WASHINGTON — Blue Origin has filed suit against NASA in federal court, arguing that the agency failed to properly evaluate its proposal for the agency’s Human Landing System program, a procurement won by SpaceX.

Blue Origin filed suit Aug. 13 in the Court of Federal Claims, which has jurisdiction over bid protests after reviews by the Government Accountability Office. The company sought a protective order, sealing documents it filed in the case. The court granted that protective order Aug. 16.

The company said it requested the protective order “to protect confidential, proprietary, and source selection information contained in the Complaint, and other filings and hearing transcripts in this bid protest.”

Only in the motion to seal filings in the case did Blue Origin explicitly state that the case was about the HLS “Option A” award that NASA made to SpaceX in April. “More specifically, this bid protest challenges NASA’s unlawful and improper evaluation of proposals submitted under the HLS Option A BAA,” or broad agency announcement, the company said in the motion.

“Blue Origin filed suit in the U.S. Court of Federal Claims in an attempt to remedy the flaws in the acquisition process found in NASA’s Human Landing System,” the company said in a statement to SpaceNews. “We firmly believe that the issues identified in this procurement and its outcomes must be addressed to restore fairness, create competition, and ensure a safe return to the Moon for America.”

Blue Origin and Dynetics filed separate protests with the GAO in April, arguing NASA improperly evaluated their proposals compared to SpaceX, and that NASA erred in making only a single award rather than revising the competition or canceling it entirely. The GAO rejected those arguments, denying the protests July 30.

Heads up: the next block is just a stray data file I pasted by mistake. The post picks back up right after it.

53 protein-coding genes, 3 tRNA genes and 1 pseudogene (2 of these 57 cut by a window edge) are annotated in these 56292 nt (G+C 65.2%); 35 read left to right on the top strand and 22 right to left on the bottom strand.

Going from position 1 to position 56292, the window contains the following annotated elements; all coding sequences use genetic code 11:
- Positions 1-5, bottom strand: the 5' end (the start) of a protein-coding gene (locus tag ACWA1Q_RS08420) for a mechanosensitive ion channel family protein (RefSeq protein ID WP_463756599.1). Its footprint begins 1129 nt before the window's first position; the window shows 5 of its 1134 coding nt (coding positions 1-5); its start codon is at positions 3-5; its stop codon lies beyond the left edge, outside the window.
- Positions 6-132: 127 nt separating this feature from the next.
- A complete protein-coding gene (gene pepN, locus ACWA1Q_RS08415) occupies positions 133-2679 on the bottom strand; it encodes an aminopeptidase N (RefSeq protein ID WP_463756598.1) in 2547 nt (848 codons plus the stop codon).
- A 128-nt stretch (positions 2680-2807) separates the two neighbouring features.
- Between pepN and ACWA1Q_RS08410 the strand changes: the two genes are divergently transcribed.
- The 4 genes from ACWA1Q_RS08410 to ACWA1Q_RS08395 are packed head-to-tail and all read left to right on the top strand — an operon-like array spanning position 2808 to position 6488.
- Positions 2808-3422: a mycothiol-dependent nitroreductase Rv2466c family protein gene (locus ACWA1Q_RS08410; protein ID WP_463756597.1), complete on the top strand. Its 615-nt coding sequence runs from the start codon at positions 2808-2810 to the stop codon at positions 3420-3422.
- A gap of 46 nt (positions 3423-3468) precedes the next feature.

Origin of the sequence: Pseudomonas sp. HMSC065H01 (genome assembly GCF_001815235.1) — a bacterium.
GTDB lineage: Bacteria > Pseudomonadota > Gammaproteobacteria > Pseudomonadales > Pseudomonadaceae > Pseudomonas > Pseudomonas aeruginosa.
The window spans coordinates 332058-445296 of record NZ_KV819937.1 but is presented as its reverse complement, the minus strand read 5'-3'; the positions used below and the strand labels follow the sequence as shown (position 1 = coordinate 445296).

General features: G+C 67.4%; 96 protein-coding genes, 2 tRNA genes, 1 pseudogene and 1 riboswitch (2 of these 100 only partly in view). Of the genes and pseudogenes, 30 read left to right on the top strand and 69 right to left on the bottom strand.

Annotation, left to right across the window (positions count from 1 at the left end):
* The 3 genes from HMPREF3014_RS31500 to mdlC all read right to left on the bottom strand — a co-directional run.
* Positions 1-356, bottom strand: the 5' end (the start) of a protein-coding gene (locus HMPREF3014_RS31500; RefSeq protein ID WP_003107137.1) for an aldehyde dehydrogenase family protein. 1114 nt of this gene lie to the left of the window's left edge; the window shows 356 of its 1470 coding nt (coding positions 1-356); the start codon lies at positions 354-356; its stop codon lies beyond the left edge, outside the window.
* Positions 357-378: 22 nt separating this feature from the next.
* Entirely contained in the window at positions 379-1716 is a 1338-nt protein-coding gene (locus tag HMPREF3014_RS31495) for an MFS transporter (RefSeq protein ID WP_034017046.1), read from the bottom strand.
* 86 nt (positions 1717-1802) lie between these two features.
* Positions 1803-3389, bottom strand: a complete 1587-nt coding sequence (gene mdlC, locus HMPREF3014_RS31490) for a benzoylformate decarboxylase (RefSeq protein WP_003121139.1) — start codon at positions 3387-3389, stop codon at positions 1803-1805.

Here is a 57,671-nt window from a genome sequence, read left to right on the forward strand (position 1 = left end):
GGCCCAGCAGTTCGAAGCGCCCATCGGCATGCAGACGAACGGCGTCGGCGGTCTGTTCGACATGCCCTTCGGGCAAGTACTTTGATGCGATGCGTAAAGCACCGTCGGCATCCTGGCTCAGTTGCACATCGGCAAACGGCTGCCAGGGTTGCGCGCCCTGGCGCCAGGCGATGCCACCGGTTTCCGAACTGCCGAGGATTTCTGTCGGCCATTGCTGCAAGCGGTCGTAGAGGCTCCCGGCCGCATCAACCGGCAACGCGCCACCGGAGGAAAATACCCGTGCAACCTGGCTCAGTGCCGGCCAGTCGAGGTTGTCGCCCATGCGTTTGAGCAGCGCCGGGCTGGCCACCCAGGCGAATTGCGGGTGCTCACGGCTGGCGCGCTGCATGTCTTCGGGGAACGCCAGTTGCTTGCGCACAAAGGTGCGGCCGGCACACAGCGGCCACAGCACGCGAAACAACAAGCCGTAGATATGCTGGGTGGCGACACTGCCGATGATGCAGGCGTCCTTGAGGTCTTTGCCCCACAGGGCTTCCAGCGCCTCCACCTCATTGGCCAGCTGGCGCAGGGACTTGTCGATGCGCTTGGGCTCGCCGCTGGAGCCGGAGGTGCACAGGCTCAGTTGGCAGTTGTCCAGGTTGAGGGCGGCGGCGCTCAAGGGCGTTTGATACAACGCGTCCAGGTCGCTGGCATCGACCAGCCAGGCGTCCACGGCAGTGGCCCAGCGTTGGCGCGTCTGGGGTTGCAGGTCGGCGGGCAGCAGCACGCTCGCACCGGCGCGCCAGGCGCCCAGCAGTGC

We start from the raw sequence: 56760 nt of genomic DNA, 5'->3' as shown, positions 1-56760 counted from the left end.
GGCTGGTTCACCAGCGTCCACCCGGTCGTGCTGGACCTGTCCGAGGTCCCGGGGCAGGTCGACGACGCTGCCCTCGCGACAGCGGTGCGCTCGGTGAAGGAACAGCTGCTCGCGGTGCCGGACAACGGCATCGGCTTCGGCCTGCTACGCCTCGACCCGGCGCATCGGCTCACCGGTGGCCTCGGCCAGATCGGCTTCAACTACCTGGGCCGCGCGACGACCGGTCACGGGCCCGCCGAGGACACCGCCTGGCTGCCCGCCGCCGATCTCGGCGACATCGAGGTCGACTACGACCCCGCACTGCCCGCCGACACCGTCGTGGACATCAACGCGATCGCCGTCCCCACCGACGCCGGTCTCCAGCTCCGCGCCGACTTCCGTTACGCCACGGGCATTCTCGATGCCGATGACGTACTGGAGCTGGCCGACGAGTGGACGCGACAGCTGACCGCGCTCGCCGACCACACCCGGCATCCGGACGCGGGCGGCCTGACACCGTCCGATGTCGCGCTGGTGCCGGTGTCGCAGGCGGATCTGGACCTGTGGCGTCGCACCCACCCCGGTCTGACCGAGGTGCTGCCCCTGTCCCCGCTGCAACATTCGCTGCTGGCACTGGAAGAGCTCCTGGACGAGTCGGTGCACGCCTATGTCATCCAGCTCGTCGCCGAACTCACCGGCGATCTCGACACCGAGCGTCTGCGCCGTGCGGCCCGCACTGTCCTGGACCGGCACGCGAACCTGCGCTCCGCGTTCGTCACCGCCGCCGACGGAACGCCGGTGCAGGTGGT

The GAO went into more detail about its denial of the protests in an Aug. 10 public version of its decision document. It found no evidence that NASA improperly evaluated the proposals, concluding that “the record adequately supports NASA’s evaluation of the protesters’ proposals and was consistent with applicable procurement law, regulation, and the terms” of the solicitation.

The GAO also concluded that NASA was within its rights to make only a single award, as the agency made clear in the Option A solicitation that it could make multiple awards, a single award or none at all.

Blue Origin didn’t back down after the release of the 76-page GAO decision. “The GAO report confirms NASA’s desire for multiple awards and confirms that there were significant issues with how NASA conducted this procurement process,” the company said in an Aug. 11 statement. “We stand by our assessment that SpaceX received preferential treatment by conducting exclusive negotiations with them.”

In the same statement, Blue Origin again called on NASA to make a second HLS award, despite the lack of funding to support such a deal. “We continue to urge NASA to restore competition and immediately award a second provider,” the company said. “Two providers ensure greater safety and mission success, promote competition, and control costs.”

During the GAO protest, NASA halted work on the HLS award to SpaceX, but transferred $300 million to the company on July 30, the day the GAO denied the protests. It was not immediately clear if the Blue Origin suit in the Court of Federal Claims will force another stop-work order on the contract.

Jeff Foust writes about space policy, commercial space, and related topics for SpaceNews. He earned a Ph.D. in planetary sciences from the Massachusetts Institute of Technology and a bachelor’s degree with honors in geophysics and planetary science...